Ahead of the crucial COP26 Glasgow Climate Change Summit next month, a report by United Nations Office for Project Services (UNOPS) has underlined the importance of cleaning up the transport sector in order to reduce greenhouse gas (GHG) emissions and contain global warming while highlighting the massive investments needed to achieve that.
The report said the transport sector accounted for 16 percent of all GHG emissions in the world--next only to energy and buildings. Unlike the other two however, cleaning up the sector, which invariably comprises the transition to green mobility like electric and hydrogen fuel vehicles, entails much larger investment costs estimated at $ 49.9 trillion by 2040. In comparison, the energy sector needs only $ 28 trillion investments.
"This is a moment of unprecedented opportunity for infrastructure to shape the sustainable development of our planet, driven by the urgency of the climate crisis. At the present time, more infrastructure is being built around the world than at any other time in history," the report said. "Across sectors such as energy, transport, water and digital communications, trillions of dollars of additional infrastructure spending is needed over the coming decades to meet key targets. This sheer amount of new infrastructure investment provides a unique chance for governments to accelerate sustainable development and climate action."
UNOPS also warned of the risks of inadequate or ill thought out investments posing multiple risks of embedding unsustainable practices that may take decades to undo. On a strict deadline, the world simply doesnt have the liberty for mistakes and course corrections anymore.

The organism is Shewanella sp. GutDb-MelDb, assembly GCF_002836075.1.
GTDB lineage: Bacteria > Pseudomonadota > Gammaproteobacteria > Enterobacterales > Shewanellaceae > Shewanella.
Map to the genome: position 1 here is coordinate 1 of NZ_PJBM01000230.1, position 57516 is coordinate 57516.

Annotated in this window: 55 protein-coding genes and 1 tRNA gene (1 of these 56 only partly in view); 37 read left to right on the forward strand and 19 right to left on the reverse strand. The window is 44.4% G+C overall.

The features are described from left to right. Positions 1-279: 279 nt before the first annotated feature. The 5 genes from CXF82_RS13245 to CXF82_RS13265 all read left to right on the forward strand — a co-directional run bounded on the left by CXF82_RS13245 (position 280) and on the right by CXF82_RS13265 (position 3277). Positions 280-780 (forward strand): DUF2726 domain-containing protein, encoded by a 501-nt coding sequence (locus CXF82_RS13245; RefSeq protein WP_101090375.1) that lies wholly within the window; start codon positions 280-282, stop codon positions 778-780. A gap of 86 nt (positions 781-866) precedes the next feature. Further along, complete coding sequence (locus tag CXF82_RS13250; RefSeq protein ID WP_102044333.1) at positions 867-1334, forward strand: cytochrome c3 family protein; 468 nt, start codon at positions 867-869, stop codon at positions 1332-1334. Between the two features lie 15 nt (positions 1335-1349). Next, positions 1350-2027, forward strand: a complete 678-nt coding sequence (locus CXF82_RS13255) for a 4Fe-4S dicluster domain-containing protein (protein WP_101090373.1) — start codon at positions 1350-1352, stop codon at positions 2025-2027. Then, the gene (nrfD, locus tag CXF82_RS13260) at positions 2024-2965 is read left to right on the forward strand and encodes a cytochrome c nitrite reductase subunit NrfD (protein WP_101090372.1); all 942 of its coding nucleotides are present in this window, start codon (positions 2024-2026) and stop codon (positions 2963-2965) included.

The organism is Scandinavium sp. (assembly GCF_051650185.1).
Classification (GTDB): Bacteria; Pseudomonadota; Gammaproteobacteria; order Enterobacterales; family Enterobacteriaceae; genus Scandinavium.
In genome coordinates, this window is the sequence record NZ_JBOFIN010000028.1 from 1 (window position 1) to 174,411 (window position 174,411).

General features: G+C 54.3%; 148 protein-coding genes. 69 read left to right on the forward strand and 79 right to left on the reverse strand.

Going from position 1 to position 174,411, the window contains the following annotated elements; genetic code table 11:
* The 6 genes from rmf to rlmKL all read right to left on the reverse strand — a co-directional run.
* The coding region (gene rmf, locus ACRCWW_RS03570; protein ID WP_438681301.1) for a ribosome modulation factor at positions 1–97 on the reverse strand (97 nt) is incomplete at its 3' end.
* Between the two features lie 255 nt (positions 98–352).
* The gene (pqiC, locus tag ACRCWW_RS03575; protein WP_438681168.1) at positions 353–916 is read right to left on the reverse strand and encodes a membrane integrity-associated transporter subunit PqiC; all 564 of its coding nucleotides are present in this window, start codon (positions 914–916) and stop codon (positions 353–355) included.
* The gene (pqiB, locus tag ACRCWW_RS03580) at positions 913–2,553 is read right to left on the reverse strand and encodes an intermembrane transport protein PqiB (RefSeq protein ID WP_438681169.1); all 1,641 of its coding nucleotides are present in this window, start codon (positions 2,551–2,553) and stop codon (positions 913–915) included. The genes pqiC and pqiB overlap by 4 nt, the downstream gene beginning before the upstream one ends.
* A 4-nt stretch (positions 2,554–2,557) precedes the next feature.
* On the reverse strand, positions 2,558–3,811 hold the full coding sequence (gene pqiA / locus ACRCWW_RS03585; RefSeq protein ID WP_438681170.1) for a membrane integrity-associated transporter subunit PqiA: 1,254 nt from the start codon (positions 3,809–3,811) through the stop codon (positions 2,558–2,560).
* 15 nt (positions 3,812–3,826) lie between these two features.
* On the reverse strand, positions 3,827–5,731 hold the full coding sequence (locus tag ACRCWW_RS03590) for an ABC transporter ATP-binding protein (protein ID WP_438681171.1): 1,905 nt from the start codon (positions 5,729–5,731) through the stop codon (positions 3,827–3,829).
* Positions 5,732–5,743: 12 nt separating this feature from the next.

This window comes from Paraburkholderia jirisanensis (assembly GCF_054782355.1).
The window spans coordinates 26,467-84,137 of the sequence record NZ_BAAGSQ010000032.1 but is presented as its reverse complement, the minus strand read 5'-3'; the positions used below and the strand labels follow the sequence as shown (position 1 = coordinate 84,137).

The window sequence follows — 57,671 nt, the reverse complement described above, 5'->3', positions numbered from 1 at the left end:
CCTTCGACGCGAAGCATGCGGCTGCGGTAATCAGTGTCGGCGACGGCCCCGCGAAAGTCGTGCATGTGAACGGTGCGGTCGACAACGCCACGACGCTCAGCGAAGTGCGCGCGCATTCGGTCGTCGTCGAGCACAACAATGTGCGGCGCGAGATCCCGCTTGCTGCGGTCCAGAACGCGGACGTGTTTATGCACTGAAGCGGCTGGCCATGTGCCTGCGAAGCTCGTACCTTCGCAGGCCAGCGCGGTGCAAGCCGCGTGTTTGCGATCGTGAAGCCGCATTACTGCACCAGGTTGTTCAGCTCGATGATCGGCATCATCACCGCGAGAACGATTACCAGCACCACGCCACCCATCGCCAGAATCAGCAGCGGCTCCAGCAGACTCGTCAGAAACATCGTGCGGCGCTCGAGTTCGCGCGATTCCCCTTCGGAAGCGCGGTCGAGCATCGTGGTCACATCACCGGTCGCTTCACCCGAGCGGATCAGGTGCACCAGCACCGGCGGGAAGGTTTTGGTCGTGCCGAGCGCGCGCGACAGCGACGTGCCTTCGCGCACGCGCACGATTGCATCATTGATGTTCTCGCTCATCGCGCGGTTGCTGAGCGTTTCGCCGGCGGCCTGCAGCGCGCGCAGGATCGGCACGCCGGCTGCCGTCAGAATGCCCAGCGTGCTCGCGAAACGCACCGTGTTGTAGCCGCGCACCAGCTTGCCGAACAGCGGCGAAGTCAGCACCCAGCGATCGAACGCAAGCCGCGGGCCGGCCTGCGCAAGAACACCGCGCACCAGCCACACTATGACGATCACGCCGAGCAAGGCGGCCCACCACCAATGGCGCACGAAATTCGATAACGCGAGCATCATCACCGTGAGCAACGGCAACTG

"History provides many examples of where such development has accelerated environmental degradation, climate impacts and socioeconomic vulnerabilities due to poorly planned infrastructure. This highlights the need to address these challenges in a strategic, systematic, and integrated way and to ensure that we develop the right types of infrastructure based on proven international good practices and sustainable norms," it added.
The report follows somewhat similar statements by the International Energy Agency (IEA) last week. IEA had said Investments in renewable energy needed to triple by the end of this decade to effectively fight climate change and keep volatile energy markets under control.
"The world is not investing enough to meet its future energy needs ... transition‐related spending is gradually picking up, but remains far short of what is required to meet rising demand for energy services in a sustainable way," the IEA said.
This is a moment of unprecedented opportunity for infrastructure to shape the sustainable development of our planet, driven by the urgency of the climate crisis.UNOPS Report
"Clear signals and direction from policy makers are essential. If the road ahead is paved only with good intentions, then it will be a bumpy ride indeed," it added.
These are in the aftermath of a very damaging sixth assessment report by the Intergovernmental Panel on Climate Change (IPCC) earlier this year which gave a stark reminder to the world of the magnitude of the battle at hand. The report had said global mean temperatures are very likely to rise by 1.5 degrees by 2040 and to cap it at less than that would require a drastic reduction in greenhouse gas emissions.
It had scientifically mapped the extent of damage to the planet due to human interference and said no matter what is done, temperatures will keep rising till at least mid-century. It added that the Paris Agreement's primary goal of capping global warming to 2 degrees would be exceeded unless deep reductions were made in carbon emissions--the main contributor to GHG emissions, over the coming decades.
"Compared to 1850–1900, the global surface temperature averaged over 2081–2100 is very likely to be higher by 1.0°C to 1.8°C under the very low GHG emissions scenario considered, by 2.1°C to 3.5°C in the intermediate scenario and by 3.3°C to 5.7°C under the very high GHG emissions scenario. The last time global surface temperature was sustained at or above 2.5°C higher than 1850–1900 was over 3 million years ago," the IPCC report said.
In a nutshell, doing away with tailpipe emissions is good not only for our lungs and the air we breathe but for the sustenance of the planet itself. In that context, the investments may well be worth it.